A Muslim body backed by the Philippines government wants Middle East investors to take a stake in the country's sole sharia lender to help kickstart its Islamic banking industry.
Gulf investors can provide the needed capital to Al-Amanah Islamic Bank, which aims to accelerate the socio-economic development of the Autonomous Region of Muslim Mindanao, said Datu Tahir Lidasan Jr, a director with the National Commission for Muslim Filipinos.
Al-Amanah Islamic Bank, which is owned by the Development Bank of the Philippines, recorded operational losses from 1990 to 2007. It had a deficit of 562.89 million Philippine pesos ($13 million) as at Oct 31 2007, according to the latest figures available from its website.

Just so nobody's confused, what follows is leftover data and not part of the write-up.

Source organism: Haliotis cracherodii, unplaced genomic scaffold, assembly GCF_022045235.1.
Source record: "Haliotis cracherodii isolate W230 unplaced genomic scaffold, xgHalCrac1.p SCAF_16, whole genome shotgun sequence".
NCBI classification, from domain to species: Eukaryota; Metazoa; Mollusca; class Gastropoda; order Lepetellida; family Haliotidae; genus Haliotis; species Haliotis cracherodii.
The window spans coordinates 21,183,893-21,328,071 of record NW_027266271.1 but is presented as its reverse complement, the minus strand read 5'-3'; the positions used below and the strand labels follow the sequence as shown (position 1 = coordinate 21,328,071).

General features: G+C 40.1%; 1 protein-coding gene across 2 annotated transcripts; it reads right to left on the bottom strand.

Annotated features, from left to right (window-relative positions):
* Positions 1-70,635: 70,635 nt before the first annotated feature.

Lidasan said Kuwaiti investors had earlier been in discussions to acquire a stake in Al-Amanah Islamic Bank but talks fell through.
"Maybe we can again invite investors from the Middle East to purchase some shares in Al Amanah Islamic Bank," he said on the sidelines of a halal forum in the Malaysian capital.
Foreign shareholding in Philippines' banks is capped at 40 percent, he said.
Just over a tenth of the Philippines' population is Muslim. The country's largest Muslim separatist rebel group has been involved in a long-running insurgency that has killed 120,000 and displaced 2 million.